Steven Greenhut: In California, the state insurance industry is run by commissar’s edict.

Critics of California’s business climate routinely complain about the state’s high tax rates, its large and costly government, its coddled and overpaid class of government workers, and its excessively burdensome level of regulation. It’s an old story — and you can even buy a People’s Republic of California T-shirt (or move to Texas) if you want to express your displeasure at the continuing loss of entrepreneurial freedoms here.

The People’s Republic jibes are tongue-in-cheek, of course, but there is a large area of commercial life where this isn’t that much of an exaggeration. An ongoing court case over a regulatory edict illustrates how unfree parts of our economic life in this state have become. Because the issue deals with the mind-numbingly complicated topic of insurance regulation, it hasn’t triggered wide interest from reporters or the broader business community.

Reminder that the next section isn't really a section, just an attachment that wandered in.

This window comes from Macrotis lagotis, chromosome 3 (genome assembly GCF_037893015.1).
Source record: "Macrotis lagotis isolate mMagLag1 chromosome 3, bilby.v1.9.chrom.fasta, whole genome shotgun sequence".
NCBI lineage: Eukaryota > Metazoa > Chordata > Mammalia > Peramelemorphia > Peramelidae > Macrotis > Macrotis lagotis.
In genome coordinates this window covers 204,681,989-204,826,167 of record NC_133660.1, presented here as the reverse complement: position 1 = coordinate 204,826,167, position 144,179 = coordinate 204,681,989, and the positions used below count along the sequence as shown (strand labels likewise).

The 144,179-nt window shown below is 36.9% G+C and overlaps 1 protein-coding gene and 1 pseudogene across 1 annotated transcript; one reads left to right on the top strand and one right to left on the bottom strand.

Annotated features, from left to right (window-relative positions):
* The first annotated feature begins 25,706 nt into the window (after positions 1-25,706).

But it’s worth looking at a San Diego County Superior Court case pitting State Farm General Insurance Co. against California Insurance Commissioner Dave Jones. What would your business life be like if it were regulated in the same manner that California regulates property and casualty insurance? Could you in any way argue that you were operating in a free or open society?

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